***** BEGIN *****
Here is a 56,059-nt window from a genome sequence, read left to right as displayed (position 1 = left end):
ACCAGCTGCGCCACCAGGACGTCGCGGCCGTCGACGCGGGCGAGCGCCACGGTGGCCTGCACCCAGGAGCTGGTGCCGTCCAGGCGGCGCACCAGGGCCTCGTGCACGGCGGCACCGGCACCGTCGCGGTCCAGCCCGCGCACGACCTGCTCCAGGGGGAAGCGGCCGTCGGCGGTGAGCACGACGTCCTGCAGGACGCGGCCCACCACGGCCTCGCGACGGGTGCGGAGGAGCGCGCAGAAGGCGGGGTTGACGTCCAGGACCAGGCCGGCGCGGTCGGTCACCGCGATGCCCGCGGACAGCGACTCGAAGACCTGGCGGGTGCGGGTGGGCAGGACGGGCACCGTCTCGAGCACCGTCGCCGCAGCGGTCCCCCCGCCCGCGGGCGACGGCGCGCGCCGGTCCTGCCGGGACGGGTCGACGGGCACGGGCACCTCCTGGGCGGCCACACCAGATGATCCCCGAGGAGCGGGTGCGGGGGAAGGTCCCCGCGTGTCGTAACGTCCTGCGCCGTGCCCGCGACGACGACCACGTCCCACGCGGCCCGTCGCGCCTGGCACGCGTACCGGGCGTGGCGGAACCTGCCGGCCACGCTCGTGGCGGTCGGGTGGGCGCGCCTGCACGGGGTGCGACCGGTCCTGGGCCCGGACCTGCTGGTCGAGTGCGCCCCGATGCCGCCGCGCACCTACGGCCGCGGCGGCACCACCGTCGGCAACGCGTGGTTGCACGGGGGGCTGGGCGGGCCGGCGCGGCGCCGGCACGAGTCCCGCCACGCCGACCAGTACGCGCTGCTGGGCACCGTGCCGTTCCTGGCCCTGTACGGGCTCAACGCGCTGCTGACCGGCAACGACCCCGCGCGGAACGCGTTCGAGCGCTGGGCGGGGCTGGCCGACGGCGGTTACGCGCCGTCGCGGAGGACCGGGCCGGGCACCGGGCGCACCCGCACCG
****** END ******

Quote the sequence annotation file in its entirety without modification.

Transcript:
Here is a 56,059-nt window from a genome sequence, read left to right as displayed (position 1 = left end):
ACCAGCTGCGCCACCAGGACGTCGCGGCCGTCGACGCGGGCGAGCGCCACGGTGGCCTGCACCCAGGAGCTGGTGCCGTCCAGGCGGCGCACCAGGGCCTCGTGCACGGCGGCACCGGCACCGTCGCGGTCCAGCCCGCGCACGACCTGCTCCAGGGGGAAGCGGCCGTCGGCGGTGAGCACGACGTCCTGCAGGACGCGGCCCACCACGGCCTCGCGACGGGTGCGGAGGAGCGCGCAGAAGGCGGGGTTGACGTCCAGGACCAGGCCGGCGCGGTCGGTCACCGCGATGCCCGCGGACAGCGACTCGAAGACCTGGCGGGTGCGGGTGGGCAGGACGGGCACCGTCTCGAGCACCGTCGCCGCAGCGGTCCCCCCGCCCGCGGGCGACGGCGCGCGCCGGTCCTGCCGGGACGGGTCGACGGGCACGGGCACCTCCTGGGCGGCCACACCAGATGATCCCCGAGGAGCGGGTGCGGGGGAAGGTCCCCGCGTGTCGTAACGTCCTGCGCCGTGCCCGCGACGACGACCACGTCCCACGCGGCCCGTCGCGCCTGGCACGCGTACCGGGCGTGGCGGAACCTGCCGGCCACGCTCGTGGCGGTCGGGTGGGCGCGCCTGCACGGGGTGCGACCGGTCCTGGGCCCGGACCTGCTGGTCGAGTGCGCCCCGATGCCGCCGCGCACCTACGGCCGCGGCGGCACCACCGTCGGCAACGCGTGGTTGCACGGGGGGCTGGGCGGGCCGGCGCGGCGCCGGCACGAGTCCCGCCACGCCGACCAGTACGCGCTGCTGGGCACCGTGCCGTTCCTGGCCCTGTACGGGCTCAACGCGCTGCTGACCGGCAACGACCCCGCGCGGAACGCGTTCGAGCGCTGGGCGGGGCTGGCCGACGGCGGTTACGCGCCGTCGCGGAGGACCGGGCCGGGCACCGGGCGCACCCGCACCG